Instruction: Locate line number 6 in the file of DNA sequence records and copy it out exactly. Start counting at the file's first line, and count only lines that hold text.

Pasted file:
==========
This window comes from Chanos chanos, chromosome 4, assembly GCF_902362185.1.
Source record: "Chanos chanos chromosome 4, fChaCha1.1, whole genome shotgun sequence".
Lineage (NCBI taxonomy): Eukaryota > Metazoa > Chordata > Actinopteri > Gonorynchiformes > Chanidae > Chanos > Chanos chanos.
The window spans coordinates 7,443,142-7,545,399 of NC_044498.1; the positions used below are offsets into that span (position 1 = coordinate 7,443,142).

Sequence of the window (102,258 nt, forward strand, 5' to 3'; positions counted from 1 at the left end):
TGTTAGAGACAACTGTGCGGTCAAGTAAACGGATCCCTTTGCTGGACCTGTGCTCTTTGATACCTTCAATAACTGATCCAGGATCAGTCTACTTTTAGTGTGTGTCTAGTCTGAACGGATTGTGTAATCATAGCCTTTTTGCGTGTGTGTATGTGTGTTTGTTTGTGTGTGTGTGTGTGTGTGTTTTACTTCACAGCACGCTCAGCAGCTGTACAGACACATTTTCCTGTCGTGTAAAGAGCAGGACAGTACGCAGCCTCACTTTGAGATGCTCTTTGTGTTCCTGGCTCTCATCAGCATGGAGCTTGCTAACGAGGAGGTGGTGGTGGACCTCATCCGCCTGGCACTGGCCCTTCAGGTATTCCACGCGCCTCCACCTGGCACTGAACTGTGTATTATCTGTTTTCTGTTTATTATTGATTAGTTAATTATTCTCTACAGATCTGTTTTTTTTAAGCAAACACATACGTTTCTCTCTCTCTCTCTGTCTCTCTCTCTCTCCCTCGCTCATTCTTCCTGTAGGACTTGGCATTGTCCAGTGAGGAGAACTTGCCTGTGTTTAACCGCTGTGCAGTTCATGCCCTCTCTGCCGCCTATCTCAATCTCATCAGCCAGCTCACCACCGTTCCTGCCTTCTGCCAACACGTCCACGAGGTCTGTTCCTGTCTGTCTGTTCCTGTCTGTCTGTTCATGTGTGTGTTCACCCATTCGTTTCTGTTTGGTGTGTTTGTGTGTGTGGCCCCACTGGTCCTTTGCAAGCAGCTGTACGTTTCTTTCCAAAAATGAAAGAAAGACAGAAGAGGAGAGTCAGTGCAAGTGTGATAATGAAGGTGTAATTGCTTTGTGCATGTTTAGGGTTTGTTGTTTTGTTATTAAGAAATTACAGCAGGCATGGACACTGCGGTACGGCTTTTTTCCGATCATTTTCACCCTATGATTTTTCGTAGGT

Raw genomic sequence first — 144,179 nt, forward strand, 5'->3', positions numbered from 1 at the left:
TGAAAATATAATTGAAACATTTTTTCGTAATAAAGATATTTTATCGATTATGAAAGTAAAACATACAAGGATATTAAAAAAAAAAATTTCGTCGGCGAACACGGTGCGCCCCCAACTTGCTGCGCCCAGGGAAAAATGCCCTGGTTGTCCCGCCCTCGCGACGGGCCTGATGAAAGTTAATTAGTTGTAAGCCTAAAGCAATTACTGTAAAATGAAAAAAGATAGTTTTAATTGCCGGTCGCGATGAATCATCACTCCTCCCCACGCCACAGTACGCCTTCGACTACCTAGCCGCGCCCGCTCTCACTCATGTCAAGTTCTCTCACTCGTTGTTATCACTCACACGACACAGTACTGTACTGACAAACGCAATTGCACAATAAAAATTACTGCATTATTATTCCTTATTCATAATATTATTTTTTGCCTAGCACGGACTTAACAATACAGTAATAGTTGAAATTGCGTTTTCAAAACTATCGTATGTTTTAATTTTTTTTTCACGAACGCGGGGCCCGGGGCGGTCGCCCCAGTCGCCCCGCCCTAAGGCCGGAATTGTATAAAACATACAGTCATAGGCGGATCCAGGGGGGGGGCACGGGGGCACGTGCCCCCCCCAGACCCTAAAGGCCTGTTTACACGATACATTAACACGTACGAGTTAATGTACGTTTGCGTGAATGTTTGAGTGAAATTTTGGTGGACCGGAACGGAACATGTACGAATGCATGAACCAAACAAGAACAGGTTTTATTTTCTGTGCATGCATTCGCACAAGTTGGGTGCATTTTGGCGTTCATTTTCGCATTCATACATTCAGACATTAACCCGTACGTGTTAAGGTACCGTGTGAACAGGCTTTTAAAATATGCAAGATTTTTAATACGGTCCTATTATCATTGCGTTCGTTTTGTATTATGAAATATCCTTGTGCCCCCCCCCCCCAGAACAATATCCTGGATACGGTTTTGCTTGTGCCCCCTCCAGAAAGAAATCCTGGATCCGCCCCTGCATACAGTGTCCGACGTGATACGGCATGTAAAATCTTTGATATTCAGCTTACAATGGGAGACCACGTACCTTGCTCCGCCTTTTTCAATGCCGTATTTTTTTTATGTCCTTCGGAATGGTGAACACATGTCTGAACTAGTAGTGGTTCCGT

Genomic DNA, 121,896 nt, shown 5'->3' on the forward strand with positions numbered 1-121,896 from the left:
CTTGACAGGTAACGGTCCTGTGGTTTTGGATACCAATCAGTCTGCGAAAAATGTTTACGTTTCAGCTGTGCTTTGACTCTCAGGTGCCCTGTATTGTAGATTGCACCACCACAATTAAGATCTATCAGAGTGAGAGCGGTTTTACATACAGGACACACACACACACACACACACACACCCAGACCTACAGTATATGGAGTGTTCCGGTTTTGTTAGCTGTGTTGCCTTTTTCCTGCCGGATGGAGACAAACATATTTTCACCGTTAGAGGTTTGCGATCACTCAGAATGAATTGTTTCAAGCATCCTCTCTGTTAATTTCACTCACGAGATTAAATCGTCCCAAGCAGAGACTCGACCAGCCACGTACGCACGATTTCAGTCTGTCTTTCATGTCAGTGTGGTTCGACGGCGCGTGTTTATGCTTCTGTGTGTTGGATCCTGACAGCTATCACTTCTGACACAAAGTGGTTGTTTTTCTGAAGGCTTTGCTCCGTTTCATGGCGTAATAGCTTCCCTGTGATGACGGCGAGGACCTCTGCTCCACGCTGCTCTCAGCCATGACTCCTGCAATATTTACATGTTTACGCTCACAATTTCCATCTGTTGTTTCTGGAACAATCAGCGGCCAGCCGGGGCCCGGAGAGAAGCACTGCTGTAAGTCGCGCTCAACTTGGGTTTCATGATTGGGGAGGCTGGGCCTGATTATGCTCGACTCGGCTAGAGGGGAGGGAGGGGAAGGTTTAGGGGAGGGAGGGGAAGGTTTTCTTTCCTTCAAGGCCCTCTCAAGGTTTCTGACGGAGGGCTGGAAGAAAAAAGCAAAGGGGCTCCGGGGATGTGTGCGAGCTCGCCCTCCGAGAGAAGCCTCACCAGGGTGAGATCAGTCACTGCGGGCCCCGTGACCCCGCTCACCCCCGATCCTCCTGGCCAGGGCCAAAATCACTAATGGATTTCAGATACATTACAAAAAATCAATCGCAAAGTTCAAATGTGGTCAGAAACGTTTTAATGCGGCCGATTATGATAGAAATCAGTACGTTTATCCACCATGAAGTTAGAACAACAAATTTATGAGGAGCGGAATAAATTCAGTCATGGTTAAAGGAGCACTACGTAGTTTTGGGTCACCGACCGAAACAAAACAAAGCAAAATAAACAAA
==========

TGTTAGAGACAACTGTGCGGTCAAGTAAACGGATCCCTTTGCTGGACCTGTGCTCTTTGATACCTTCAATAACTGATCCAGGATCAGTCTACTTTTAGTGTGTGTCTAGTCTGAACGGATTGTGTAATCATAGCCTTTTTGCGTGTGTGTATGTGTGTTTGTTTGTGTGTGTGTGTGTGTGTGTTTTACTTCACAGCACGCTCAGCAGCTGTACAGACACATTTTCCTGTCGTGTAAAGAGCAGGACAGTACGCAGCCTCACTTTGAGATGCTCTTTGTGTTCCTGGCTCTCATCAGCATGGAGCTTGCTAACGAGGAGGTGGTGGTGGACCTCATCCGCCTGGCACTGGCCCTTCAGGTATTCCACGCGCCTCCACCTGGCACTGAACTGTGTATTATCTGTTTTCTGTTTATTATTGATTAGTTAATTATTCTCTACAGATCTGTTTTTTTTAAGCAAACACATACGTTTCTCTCTCTCTCTCTGTCTCTCTCTCTCTCCCTCGCTCATTCTTCCTGTAGGACTTGGCATTGTCCAGTGAGGAGAACTTGCCTGTGTTTAACCGCTGTGCAGTTCATGCCCTCTCTGCCGCCTATCTCAATCTCATCAGCCAGCTCACCACCGTTCCTGCCTTCTGCCAACACGTCCACGAGGTCTGTTCCTGTCTGTCTGTTCCTGTCTGTCTGTTCATGTGTGTGTTCACCCATTCGTTTCTGTTTGGTGTGTTTGTGTGTGTGGCCCCACTGGTCCTTTGCAAGCAGCTGTACGTTTCTTTCCAAAAATGAAAGAAAGACAGAAGAGGAGAGTCAGTGCAAGTGTGATAATGAAGGTGTAATTGCTTTGTGCATGTTTAGGGTTTGTTGTTTTGTTATTAAGAAATTACAGCAGGCATGGACACTGCGGTACGGCTTTTTTCCGATCATTTTCACCCTATGATTTTTCGTAGGT